Three ways to manage a diverse workforce today

How do you support employees experiencing different stages of the pandemic?

Three ways to manage a diverse workforce today

Managing such a diverse region like Asia has only been made more difficult since the pandemic. The crisis had an uneven impact on businesses. While it’s been tough for HR to navigate, for those managing workforces spread across multiple countries in Asia, it’s been a nightmare. Differing employee needs aside, countries have been at vastly varied stages of managing the pandemic and vaccination rollouts. It can be said that besides Brunei, China and Singapore, the rest of Asia has been facing a brutal wave of cases in 2021. How can HR heads ensure they’re offering the relevant level of support for their multi-national and multi-cultural workforces?

Read more: How to lead remotely when you’ve never done it before

  1. Commit to communication

Alyssa Wang, HR director, Asia-Pacific at ADM, for one, swears by communication to manage the company’s highly diverse workforce. “It’s important for leaders to make everybody know that you are there for them, and you are trying your best to help them,” Wang said.

The food processing company operates factories in several Southeast Asian countries – and some of the locations have been battling a resurgence of COVID-19. In response, the leadership team has made it their mission to find out ways to offer vaccinations to employees. Unfortunately, some governments don’t allow private distribution of vaccines, so the leaders have had to find other ways of supporting their staff. “It’s a pity that we cannot as a company help our colleagues over there to provide vaccines,” Wang said.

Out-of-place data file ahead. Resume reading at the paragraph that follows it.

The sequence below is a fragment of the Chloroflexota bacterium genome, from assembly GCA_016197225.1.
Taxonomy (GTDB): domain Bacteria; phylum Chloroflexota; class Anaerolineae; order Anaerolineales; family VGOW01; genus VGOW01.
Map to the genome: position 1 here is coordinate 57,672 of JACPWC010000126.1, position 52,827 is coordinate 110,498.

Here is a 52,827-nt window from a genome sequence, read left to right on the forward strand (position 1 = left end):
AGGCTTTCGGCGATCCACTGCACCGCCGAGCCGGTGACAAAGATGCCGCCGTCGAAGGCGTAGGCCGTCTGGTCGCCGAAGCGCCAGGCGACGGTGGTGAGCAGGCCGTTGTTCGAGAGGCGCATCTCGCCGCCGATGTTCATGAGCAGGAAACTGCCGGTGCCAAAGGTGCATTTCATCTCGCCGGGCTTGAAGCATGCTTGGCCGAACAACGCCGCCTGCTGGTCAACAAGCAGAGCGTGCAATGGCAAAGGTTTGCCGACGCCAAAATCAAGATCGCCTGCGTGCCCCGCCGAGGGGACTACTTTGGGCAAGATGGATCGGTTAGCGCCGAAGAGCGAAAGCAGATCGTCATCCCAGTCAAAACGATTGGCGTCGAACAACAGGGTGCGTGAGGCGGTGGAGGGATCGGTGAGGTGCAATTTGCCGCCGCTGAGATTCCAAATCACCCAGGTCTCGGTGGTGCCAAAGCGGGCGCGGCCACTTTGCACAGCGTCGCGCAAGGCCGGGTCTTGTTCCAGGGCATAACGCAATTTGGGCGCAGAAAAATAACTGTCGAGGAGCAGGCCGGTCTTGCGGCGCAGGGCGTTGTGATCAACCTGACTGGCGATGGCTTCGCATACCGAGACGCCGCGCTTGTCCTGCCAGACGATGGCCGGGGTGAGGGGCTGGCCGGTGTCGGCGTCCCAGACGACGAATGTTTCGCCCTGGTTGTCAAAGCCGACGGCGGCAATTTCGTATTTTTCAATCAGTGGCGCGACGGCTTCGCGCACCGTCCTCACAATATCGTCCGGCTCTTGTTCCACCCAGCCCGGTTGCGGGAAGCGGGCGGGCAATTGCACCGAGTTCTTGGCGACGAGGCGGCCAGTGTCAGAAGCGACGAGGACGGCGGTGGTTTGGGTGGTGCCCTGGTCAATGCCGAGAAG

Regardless, the leadership team meets up twice a week to discuss COVID updates of the different countries, as well as vaccine news. “We are learning from a global level,” she said. “We’re carefully modifying policies in each country. Then we try to figure out which countries we can allow private sector to [distribute vaccines] and we communicate and cascade the information down [to local teams].”

Read more: What's holding staff back from vaccines?

  1. Foster connectivity between colleagues

Besides focusing on vaccines and physical safety of employees, leaders should also prioritise mental well-being. “You need to make sure that employees feel connected to the rest of the organisation because being remote for a long time makes people feel nervous – because some of them may fear about their job [security],” Wang said.

Maybe remote employees feel like they’re being ignored by their managers or bosses, hence HR has a vital role in reminding leaders to stay connected with the team. “We do encourage our leaders to send out regular calls with their team members in order to be connected,” she said. “When we do conference calls, we turn on our videos so we can see each other.”

Read more: COVID-19: HR's role in managing the 'next wave' of infections

  1. Promote overall mental wellbeing

Another HR leader shared a similar sentiment with Wang. Kuan-Thye Sean, managing director of employee experience, design and implementation at FedEx Asia-Pacific said that the pandemic has led to heightened awareness of the importance of managing well-being. “It’s driven home the point that we need to be more aware and also have more focus [on mental health],” Sean said.

This is particularly vital when different countries are at varied stages of the pandemic. Hence, some employees may be forced to go back and out of lockdown and struggling to cope with the situation. “We have constant reminders and focus on encouraging staff to talk about mental health,” Sean said. Leaders can engage employees and build a safe space by having regular check-ins with team members while everyone’s working from home. Whether it’s one-on-one sessions, group-led, or informal virtual chats, anything can help leaders in better understanding team members and what they truly needed in terms of support amidst our troubling times.

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